Search for: "Campbell v. Acuff-Rose Music, Inc" Results 41 - 60 of 115
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19 Jun 2015, 11:00 am by Scott Hervey
Acuff-Rose Music, Inc., “the more transformative the new work, the less will be the significance of other factors, … that may weigh against a finding of fair use. [read post]
16 Apr 2015, 11:31 am by Erin Rhinehart
Acuff-Rose Music, Inc., all of the factors must be considered together; no one is determinative. 510 U.S. 569, 578 (1994). [read post]
27 Mar 2015, 10:29 am by Scott Hervey
Acuff-Rose Music, Inc, “the more transformative the new work, the less will be the significance of other factors, … that may weigh against a finding of fair use. [read post]
11 Mar 2015, 12:34 pm by Lawrence Solum
Acuff-Rose Music, Inc., we have seen the introduction of "transformative use" to fair use analysis. [read post]
6 Feb 2015, 5:33 am by Andres
The relevant case seems to be Campbell v Acuff-Rose Music Inc (of 2 Live Crew fame), which defines transformative use as use that not only supersedes the original work, but also that it adds “something new, with a further purpose or different character, altering the first with new expression, meaning, or message”. [read post]
16 Sep 2014, 4:21 am by Terry Hart
” But it follows this with a recitation of the above language from Campbell without a word more. [read post]
28 Aug 2014, 1:11 pm
Acuff-Rose Music, Inc., the Supreme Court explained in 1994 that the first factor aims at determining whether the use is transformative, as adding something new, or if it merely supersedes the original work.Here, the court found that the three scenes added “a new, critical perspective on the life of Linda Lovelace and the production of Deep Throat. [read post]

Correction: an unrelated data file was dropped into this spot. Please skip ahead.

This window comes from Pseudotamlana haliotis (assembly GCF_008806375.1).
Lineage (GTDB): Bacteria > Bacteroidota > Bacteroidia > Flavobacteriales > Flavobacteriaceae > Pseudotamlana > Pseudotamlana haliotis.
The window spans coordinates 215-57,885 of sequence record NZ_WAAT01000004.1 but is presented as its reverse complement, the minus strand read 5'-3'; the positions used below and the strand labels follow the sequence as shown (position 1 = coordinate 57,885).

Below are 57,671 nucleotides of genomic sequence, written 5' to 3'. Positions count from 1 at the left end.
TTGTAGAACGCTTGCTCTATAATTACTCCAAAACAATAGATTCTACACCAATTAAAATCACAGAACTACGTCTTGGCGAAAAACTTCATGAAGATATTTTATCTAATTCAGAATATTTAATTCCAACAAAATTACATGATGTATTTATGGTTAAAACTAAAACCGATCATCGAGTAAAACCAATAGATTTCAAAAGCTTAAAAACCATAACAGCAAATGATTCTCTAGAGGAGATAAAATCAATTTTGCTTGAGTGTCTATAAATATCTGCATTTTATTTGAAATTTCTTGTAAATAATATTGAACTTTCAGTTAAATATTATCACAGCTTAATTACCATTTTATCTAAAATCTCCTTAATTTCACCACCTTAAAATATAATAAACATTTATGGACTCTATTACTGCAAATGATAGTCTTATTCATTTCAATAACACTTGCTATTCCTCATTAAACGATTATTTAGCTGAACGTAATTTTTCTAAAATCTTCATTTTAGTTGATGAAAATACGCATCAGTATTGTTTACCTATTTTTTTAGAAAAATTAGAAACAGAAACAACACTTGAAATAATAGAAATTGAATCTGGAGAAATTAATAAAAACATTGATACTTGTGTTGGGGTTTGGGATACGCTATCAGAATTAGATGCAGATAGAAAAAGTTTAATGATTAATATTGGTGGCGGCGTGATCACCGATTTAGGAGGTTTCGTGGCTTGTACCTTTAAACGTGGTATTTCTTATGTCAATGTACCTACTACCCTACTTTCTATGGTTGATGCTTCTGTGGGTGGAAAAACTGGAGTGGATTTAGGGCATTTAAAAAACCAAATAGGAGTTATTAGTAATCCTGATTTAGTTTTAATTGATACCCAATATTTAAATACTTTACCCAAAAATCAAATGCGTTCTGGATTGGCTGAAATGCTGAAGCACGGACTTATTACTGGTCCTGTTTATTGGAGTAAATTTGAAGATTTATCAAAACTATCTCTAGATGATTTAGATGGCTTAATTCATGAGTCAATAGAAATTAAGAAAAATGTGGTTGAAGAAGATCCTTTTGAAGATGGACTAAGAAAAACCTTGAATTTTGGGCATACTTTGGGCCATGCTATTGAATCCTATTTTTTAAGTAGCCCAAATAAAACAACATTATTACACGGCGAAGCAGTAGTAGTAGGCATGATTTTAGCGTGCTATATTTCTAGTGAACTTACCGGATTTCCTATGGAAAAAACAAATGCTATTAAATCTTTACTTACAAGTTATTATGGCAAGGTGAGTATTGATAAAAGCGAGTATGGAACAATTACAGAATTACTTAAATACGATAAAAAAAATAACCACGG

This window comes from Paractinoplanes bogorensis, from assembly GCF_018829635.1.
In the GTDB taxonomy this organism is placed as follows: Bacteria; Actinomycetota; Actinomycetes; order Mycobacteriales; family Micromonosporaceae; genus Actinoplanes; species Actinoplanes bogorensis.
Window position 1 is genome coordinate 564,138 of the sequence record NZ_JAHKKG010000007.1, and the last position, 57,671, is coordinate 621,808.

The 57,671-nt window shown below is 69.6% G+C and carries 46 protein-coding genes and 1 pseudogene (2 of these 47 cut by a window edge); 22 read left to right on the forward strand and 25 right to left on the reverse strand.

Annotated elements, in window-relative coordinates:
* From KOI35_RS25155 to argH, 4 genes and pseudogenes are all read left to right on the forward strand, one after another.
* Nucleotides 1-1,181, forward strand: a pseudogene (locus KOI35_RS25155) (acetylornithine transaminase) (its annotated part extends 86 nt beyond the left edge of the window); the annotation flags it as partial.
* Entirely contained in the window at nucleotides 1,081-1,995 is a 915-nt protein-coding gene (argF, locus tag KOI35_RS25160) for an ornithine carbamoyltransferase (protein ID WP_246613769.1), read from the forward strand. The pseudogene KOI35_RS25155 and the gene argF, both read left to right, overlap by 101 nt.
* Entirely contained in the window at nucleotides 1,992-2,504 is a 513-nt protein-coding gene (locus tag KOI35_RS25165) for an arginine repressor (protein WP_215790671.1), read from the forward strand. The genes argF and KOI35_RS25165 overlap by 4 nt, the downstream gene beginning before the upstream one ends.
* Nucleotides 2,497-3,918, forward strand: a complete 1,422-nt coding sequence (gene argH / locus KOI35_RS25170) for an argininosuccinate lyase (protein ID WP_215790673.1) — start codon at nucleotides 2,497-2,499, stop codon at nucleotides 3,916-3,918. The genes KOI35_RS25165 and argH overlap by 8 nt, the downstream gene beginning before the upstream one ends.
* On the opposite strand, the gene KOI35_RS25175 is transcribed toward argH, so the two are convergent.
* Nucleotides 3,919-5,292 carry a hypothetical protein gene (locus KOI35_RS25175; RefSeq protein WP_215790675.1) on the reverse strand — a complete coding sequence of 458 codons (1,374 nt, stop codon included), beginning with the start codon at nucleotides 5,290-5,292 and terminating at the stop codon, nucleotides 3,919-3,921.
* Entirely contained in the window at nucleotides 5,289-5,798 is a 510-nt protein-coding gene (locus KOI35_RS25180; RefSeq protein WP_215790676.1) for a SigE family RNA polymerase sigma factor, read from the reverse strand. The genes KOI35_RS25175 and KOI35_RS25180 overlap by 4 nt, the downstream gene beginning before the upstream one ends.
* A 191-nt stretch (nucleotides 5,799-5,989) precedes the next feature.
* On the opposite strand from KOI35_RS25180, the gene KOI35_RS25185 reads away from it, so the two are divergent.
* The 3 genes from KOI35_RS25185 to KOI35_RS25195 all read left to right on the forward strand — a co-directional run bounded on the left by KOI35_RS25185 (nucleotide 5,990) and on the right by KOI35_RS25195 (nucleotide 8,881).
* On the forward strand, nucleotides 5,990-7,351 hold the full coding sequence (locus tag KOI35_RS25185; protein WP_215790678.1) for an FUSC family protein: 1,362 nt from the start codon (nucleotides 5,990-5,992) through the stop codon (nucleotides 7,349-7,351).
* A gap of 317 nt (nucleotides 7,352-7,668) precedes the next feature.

11 Aug 2014, 4:24 am by Ben
 Automated Solutions Corporation v. [read post]
6 Jul 2014, 9:25 pm
Citing Campbell v Acuff-Rose Music, Inc. 501 US 569, 578 (1984) the court found the Lexis and Westlaw’s use of White's briefs was transformative. [read post]
29 Apr 2014, 3:51 am
’ This is an important issue, as the Supreme Court held, in Campbell v Acuff-Rose Music, Inc. (1994, here), that “the more transformative the new work, the less will be significance of other factors, like commercialism, that may weigh against a finding of fair use. [read post]
25 Mar 2014, 9:09 am by library
Acuff-Rose Music, 510 U.S. 569 (1994) (a.k.a the 2 Live Crew fair use case) all the bobbleheads and the unique stories behind them are currently on display in the Gould Reading Room. [read post]
11 Feb 2014, 8:09 am
 Whereas Weird Al’s Grammy-winning song fits snugly within the parody definition (and Yankovic always seeks permission, in order “to maintain relationships”), Dumb Starbucks position is questionable.ParodyIn the landmark decision addressing fair-use in Campbell v Acuff-Rose Music, Inc the US Supreme Court stated that parody "is the use of some elements of a prior author's composition to create a new… [read post]
3 Feb 2014, 8:54 am by Terry Hart
Acuff-Rose Music, “If we allow any weak transformation to qualify as parody, however, we weaken the protection of copyright. [read post]
30 Jan 2014, 10:34 am by Mitch Stoltz and Parker Higgins
Acuff-Rose Music ("Whether ... parody is in good taste or bad does not and should not matter to fair use") and Yankee Publishing Inc. v. [read post]
5 Jan 2014, 7:06 pm by Lawrence B. Ebert
**In passing, from http://sloanconsortium.org/node/228146As noted in Campbell v. [read post]
18 Dec 2013, 7:59 am by cebca
In the seminal case for works that claim to be parody, Campbell v Acuff-Rose Music, Inc. [read post]